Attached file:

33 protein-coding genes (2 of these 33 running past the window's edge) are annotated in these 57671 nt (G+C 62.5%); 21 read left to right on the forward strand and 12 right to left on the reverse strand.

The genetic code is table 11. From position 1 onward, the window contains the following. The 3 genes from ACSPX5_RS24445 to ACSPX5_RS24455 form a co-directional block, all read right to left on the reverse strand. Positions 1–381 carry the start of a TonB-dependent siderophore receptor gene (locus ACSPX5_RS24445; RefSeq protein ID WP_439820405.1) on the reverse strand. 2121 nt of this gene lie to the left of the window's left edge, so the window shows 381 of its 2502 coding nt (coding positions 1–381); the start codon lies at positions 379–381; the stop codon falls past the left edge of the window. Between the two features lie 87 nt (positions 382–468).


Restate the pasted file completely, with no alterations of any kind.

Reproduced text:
33 protein-coding genes (2 of these 33 running past the window's edge) are annotated in these 57671 nt (G+C 62.5%); 21 read left to right on the forward strand and 12 right to left on the reverse strand.

The genetic code is table 11. From position 1 onward, the window contains the following. The 3 genes from ACSPX5_RS24445 to ACSPX5_RS24455 form a co-directional block, all read right to left on the reverse strand. Positions 1–381 carry the start of a TonB-dependent siderophore receptor gene (locus ACSPX5_RS24445; RefSeq protein ID WP_439820405.1) on the reverse strand. 2121 nt of this gene lie to the left of the window's left edge, so the window shows 381 of its 2502 coding nt (coding positions 1–381); the start codon lies at positions 379–381; the stop codon falls past the left edge of the window. Between the two features lie 87 nt (positions 382–468).